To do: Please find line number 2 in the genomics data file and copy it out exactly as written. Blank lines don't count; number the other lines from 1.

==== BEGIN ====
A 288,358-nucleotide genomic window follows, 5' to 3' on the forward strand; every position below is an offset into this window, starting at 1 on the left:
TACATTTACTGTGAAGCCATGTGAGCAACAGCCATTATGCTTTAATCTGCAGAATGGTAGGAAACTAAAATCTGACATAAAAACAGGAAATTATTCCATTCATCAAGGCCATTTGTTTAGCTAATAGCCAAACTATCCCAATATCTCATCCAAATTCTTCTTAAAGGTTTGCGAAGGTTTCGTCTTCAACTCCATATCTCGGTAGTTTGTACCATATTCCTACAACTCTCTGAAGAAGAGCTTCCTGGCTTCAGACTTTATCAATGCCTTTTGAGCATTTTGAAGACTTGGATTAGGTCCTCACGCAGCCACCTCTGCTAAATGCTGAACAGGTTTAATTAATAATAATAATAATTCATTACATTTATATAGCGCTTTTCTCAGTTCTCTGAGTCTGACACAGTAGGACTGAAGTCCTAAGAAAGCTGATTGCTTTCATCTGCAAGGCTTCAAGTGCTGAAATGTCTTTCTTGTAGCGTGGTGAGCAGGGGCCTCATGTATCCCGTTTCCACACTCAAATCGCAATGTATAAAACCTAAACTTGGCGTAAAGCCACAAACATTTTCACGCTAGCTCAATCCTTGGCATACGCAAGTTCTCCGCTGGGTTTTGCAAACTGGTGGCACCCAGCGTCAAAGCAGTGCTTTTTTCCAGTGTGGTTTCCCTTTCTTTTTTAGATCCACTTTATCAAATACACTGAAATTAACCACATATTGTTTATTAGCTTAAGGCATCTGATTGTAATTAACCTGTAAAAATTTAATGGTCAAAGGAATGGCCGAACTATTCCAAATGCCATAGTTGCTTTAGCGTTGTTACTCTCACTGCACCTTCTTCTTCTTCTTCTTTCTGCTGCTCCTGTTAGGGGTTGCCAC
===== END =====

TACATTTACTGTGAAGCCATGTGAGCAACAGCCATTATGCTTTAATCTGCAGAATGGTAGGAAACTAAAATCTGACATAAAAACAGGAAATTATTCCATTCATCAAGGCCATTTGTTTAGCTAATAGCCAAACTATCCCAATATCTCATCCAAATTCTTCTTAAAGGTTTGCGAAGGTTTCGTCTTCAACTCCATATCTCGGTAGTTTGTACCATATTCCTACAACTCTCTGAAGAAGAGCTTCCTGGCTTCAGACTTTATCAATGCCTTTTGAGCATTTTGAAGACTTGGATTAGGTCCTCACGCAGCCACCTCTGCTAAATGCTGAACAGGTTTAATTAATAATAATAATAATTCATTACATTTATATAGCGCTTTTCTCAGTTCTCTGAGTCTGACACAGTAGGACTGAAGTCCTAAGAAAGCTGATTGCTTTCATCTGCAAGGCTTCAAGTGCTGAAATGTCTTTCTTGTAGCGTGGTGAGCAGGGGCCTCATGTATCCCGTTTCCACACTCAAATCGCAATGTATAAAACCTAAACTTGGCGTAAAGCCACAAACATTTTCACGCTAGCTCAATCCTTGGCATACGCAAGTTCTCCGCTGGGTTTTGCAAACTGGTGGCACCCAGCGTCAAAGCAGTGCTTTTTTCCAGTGTGGTTTCCCTTTCTTTTTTAGATCCACTTTATCAAATACACTGAAATTAACCACATATTGTTTATTAGCTTAAGGCATCTGATTGTAATTAACCTGTAAAAATTTAATGGTCAAAGGAATGGCCGAACTATTCCAAATGCCATAGTTGCTTTAGCGTTGTTACTCTCACTGCACCTTCTTCTTCTTCTTCTTTCTGCTGCTCCTGTTAGGGGTTGCCAC